The above model has four equilibrium points, namely boundary equilibriums \(E_{0}=(0,0,0)\), \(E_{1_{+}}=(1.04,0,0)\), \(E_{1_{-}}=(0.19,0,0)\), \(E_{2}=(0.376447,0.454945,0)\), and a positive interior equilibrium \(E_{*}=(0.654438,0.32,1.3221)\) at \(\delta _{2}=0.4\). Then Theorem 3.1 is satisfied as \(\Omega _{1}=0.166755>0\), \(\Omega _{3}=0.0195075>0\), and \(\Omega _{1}\Omega _{2}-\Omega _{3}=0.00398381>0\). For model (5.2), the time trajectories of populations and bifurcation diagram with respect to \(\delta _{2}\) are shown in Fig. 2. The equilibrium point of \(E_{*}\) is locally asymptotically stable, which can be confirmed from Fig. 2(a), i.e., trajectories tend to their equilibrium points. Furthermore, we choose \(\delta _{2}\) as a bifurcation parameter and keep other parameters fixed as those in the previous case. We can find that \(\delta _{2}=\delta _{2}^{*}\), and when \(\delta _{2}\) crosses the threshold value \(\delta _{2}^{*}\), the system loses its stability and Hopf bifurcation around \(E_{*}\) occurs for model (5.2), which is shown in Fig. 2(b). The conditions in Theorem 3.2 are satisfied, as \(\Omega _{1}(\delta _{2}^{*})=0.172369>0\), \(\Omega _{3}(\delta _{2}^{*})=0.0222803>0\), and are followed by \(0.0190324=\frac{d}{d\delta _{2}}[\Omega _{1}(\delta _{2})\Omega _{2}( \delta _{2})]_{\delta _{2}=\delta _{2}^{*}}\neq \frac{d}{d\delta _{2}}[\Omega _{3}(\delta _{2})]_{\delta _{2}=\delta _{2}^{*}}=0.0487688\). To confirm the switching behavior from a stable condition to a periodic cycle, the bifurcation situation is shown in Fig. 2(c). Various numerical simulations are performed to understand the dynamical behaviors of the proposed food chain model in the presence of Allee effect in the prey. It is observed that the exchange of states (stability to limit cycle to period doubling to chaos) occurs in the proposed model by fixing \(\delta _{2}=0.3\) and other parameters and increasing the Allee effect parameter ρ, which is shown in Fig. 3. From Fig. 3(a), we observe that, for \(0<\rho <0.2868\), model (5.2) is locally asymptotically stable around the interior equilibrium point, while for interval \(0.2868<\rho <1.26868\), model (5.2) experiences periodic solution (limit cycle occurs) given in 3(b). Further, periodic doubling is observed in the interval \(1.26868<\rho <3.48813\), period-4 is observed at \(3.48813<\rho <4.4239\), and period-8 is observed at \(4.4239<\rho <4.64036\), which are respectively shown in Figs. 3(c)–3(e). Further increasing ρ, the chaotic dynamic can be observed when \(4.64036<\rho <6\), which is depicted in Fig. 3(f). Figure 4 displays the bifurcation diagram, the largest Lyapunov exponent, and the region of exchange system states of (5.2) with respect to the parameters ρ and ν. It is clear from bifurcation diagram with respect to ρ given in Fig. 4(a) that system dynamics changes from stable focus to chaotic as ρ increases from 0 to 6 and other parameters are fixed. To confirm the chaotic dynamics of the model, the largest Lyapunov exponent is plotted correspondingly in Fig. 4(b), i.e., positive implies chaotic, zero implies periodic, while negative implies stable. With respect to ν, bifurcation diagram and largest Lyapunov exponent are presented in Figs. 4(d) and 4(e), where the system dynamics changes from chaotic to stable as ν increases. Two-parameter bifurcation diagram in \(\delta _{2}\) and ρ space is depicted in Fig. 4(c), where the curve (blue) separates stability and limit cycle regions, that is, the proposed model experiences periodic oscillations by varying both \(\delta _{2}\) and ρ. Similarly, two-parameter bifurcation diagram in Allee effect parameters ρ and ν space is given in Fig. 4(f), in which, by varying ρ and ν, blue line separates stability and limit cycle regions, while black line separates limit cycle and chaotic regions.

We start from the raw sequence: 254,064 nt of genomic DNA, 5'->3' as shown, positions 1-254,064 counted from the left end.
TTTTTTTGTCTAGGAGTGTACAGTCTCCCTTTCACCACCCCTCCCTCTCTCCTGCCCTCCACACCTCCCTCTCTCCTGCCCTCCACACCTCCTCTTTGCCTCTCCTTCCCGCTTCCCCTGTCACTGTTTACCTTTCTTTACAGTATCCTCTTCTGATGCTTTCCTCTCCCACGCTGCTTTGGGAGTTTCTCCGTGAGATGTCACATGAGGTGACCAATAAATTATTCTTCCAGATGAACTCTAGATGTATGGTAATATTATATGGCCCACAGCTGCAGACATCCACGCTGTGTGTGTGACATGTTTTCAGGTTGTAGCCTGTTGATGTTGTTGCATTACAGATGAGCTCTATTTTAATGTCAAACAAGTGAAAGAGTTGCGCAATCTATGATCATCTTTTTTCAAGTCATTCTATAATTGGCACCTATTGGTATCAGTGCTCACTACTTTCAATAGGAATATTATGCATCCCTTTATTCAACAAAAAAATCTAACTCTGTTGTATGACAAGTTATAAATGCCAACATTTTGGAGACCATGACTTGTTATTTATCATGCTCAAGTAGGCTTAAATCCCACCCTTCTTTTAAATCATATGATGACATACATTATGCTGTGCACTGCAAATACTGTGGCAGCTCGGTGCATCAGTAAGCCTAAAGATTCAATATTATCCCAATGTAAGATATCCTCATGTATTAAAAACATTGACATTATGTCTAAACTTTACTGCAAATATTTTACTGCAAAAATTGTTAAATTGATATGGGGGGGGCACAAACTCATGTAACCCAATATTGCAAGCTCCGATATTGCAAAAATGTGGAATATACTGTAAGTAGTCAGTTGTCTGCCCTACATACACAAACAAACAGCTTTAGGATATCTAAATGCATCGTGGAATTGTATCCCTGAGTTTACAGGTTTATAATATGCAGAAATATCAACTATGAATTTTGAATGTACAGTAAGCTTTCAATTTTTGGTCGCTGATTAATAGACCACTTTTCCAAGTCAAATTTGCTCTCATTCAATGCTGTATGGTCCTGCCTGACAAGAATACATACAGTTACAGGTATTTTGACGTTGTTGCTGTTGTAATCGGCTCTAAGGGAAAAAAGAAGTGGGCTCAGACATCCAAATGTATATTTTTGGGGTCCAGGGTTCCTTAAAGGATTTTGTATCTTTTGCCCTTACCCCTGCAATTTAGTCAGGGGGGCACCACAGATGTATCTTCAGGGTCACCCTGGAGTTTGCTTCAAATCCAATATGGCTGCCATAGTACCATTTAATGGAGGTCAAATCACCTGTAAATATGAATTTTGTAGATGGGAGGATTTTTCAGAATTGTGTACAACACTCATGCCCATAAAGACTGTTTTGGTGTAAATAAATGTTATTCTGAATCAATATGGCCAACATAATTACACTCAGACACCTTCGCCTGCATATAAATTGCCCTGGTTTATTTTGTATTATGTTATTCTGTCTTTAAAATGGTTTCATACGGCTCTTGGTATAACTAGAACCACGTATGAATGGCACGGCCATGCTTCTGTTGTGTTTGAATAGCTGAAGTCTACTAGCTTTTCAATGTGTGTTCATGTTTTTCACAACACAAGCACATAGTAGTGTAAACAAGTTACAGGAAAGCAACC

Figure 2
figure 2